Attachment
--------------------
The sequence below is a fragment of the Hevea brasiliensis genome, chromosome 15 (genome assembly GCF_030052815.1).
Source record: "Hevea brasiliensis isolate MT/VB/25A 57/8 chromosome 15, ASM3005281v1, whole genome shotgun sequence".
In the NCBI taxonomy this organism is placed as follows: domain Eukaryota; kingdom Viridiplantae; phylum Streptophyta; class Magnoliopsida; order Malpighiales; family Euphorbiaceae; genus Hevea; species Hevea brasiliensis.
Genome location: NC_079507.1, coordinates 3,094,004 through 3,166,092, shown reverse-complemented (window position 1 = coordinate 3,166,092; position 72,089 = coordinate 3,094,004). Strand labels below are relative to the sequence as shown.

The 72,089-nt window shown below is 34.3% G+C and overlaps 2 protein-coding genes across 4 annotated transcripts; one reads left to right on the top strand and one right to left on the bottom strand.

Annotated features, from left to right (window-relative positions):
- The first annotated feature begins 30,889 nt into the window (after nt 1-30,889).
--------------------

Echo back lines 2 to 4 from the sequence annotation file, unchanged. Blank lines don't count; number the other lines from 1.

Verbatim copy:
Source record: "Hevea brasiliensis isolate MT/VB/25A 57/8 chromosome 15, ASM3005281v1, whole genome shotgun sequence".
In the NCBI taxonomy this organism is placed as follows: domain Eukaryota; kingdom Viridiplantae; phylum Streptophyta; class Magnoliopsida; order Malpighiales; family Euphorbiaceae; genus Hevea; species Hevea brasiliensis.
Genome location: NC_079507.1, coordinates 3,094,004 through 3,166,092, shown reverse-complemented (window position 1 = coordinate 3,166,092; position 72,089 = coordinate 3,094,004). Strand labels below are relative to the sequence as shown.